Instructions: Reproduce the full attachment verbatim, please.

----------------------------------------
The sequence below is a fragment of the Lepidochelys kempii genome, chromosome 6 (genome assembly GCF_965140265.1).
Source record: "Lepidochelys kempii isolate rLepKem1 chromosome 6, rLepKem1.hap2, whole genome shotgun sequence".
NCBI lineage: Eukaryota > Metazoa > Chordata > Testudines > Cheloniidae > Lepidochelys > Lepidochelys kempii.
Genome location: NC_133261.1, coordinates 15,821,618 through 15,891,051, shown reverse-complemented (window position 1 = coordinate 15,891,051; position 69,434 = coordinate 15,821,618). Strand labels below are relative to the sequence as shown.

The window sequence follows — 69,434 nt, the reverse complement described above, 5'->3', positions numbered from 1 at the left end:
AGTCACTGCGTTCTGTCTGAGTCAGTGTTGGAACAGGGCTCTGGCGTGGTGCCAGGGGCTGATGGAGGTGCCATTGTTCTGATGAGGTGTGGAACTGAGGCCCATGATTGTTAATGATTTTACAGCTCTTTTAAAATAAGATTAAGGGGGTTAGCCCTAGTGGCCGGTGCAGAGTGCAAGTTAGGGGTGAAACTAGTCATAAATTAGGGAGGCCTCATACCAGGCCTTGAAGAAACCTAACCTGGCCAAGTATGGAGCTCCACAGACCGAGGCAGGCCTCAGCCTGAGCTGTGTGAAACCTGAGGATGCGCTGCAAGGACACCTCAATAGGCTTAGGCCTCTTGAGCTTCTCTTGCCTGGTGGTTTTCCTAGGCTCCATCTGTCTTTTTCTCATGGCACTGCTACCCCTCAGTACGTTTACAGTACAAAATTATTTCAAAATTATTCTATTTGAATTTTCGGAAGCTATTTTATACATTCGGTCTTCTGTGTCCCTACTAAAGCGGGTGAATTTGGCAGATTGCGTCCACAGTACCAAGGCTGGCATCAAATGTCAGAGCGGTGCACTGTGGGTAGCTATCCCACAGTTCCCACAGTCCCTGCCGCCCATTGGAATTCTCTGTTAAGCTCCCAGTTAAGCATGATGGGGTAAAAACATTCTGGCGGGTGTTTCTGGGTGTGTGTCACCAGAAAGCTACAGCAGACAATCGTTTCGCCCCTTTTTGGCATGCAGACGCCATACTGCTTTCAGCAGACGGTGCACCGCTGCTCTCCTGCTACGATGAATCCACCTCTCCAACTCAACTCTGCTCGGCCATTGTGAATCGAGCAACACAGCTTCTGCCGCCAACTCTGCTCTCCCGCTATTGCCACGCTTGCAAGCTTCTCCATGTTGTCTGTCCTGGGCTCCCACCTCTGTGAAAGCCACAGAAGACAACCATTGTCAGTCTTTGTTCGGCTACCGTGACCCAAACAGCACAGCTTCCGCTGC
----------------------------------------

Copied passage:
The sequence below is a fragment of the Lepidochelys kempii genome, chromosome 6 (genome assembly GCF_965140265.1).
Source record: "Lepidochelys kempii isolate rLepKem1 chromosome 6, rLepKem1.hap2, whole genome shotgun sequence".
NCBI lineage: Eukaryota > Metazoa > Chordata > Testudines > Cheloniidae > Lepidochelys > Lepidochelys kempii.
Genome location: NC_133261.1, coordinates 15,821,618 through 15,891,051, shown reverse-complemented (window position 1 = coordinate 15,891,051; position 69,434 = coordinate 15,821,618). Strand labels below are relative to the sequence as shown.

The window sequence follows — 69,434 nt, the reverse complement described above, 5'->3', positions numbered from 1 at the left end:
AGTCACTGCGTTCTGTCTGAGTCAGTGTTGGAACAGGGCTCTGGCGTGGTGCCAGGGGCTGATGGAGGTGCCATTGTTCTGATGAGGTGTGGAACTGAGGCCCATGATTGTTAATGATTTTACAGCTCTTTTAAAATAAGATTAAGGGGGTTAGCCCTAGTGGCCGGTGCAGAGTGCAAGTTAGGGGTGAAACTAGTCATAAATTAGGGAGGCCTCATACCAGGCCTTGAAGAAACCTAACCTGGCCAAGTATGGAGCTCCACAGACCGAGGCAGGCCTCAGCCTGAGCTGTGTGAAACCTGAGGATGCGCTGCAAGGACACCTCAATAGGCTTAGGCCTCTTGAGCTTCTCTTGCCTGGTGGTTTTCCTAGGCTCCATCTGTCTTTTTCTCATGGCACTGCTACCCCTCAGTACGTTTACAGTACAAAATTATTTCAAAATTATTCTATTTGAATTTTCGGAAGCTATTTTATACATTCGGTCTTCTGTGTCCCTACTAAAGCGGGTGAATTTGGCAGATTGCGTCCACAGTACCAAGGCTGGCATCAAATGTCAGAGCGGTGCACTGTGGGTAGCTATCCCACAGTTCCCACAGTCCCTGCCGCCCATTGGAATTCTCTGTTAAGCTCCCAGTTAAGCATGATGGGGTAAAAACATTCTGGCGGGTGTTTCTGGGTGTGTGTCACCAGAAAGCTACAGCAGACAATCGTTTCGCCCCTTTTTGGCATGCAGACGCCATACTGCTTTCAGCAGACGGTGCACCGCTGCTCTCCTGCTACGATGAATCCACCTCTCCAACTCAACTCTGCTCGGCCATTGTGAATCGAGCAACACAGCTTCTGCCGCCAACTCTGCTCTCCCGCTATTGCCACGCTTGCAAGCTTCTCCATGTTGTCTGTCCTGGGCTCCCACCTCTGTGAAAGCCACAGAAGACAACCATTGTCAGTCTTTGTTCGGCTACCGTGACCCAAACAGCACAGCTTCCGCTGC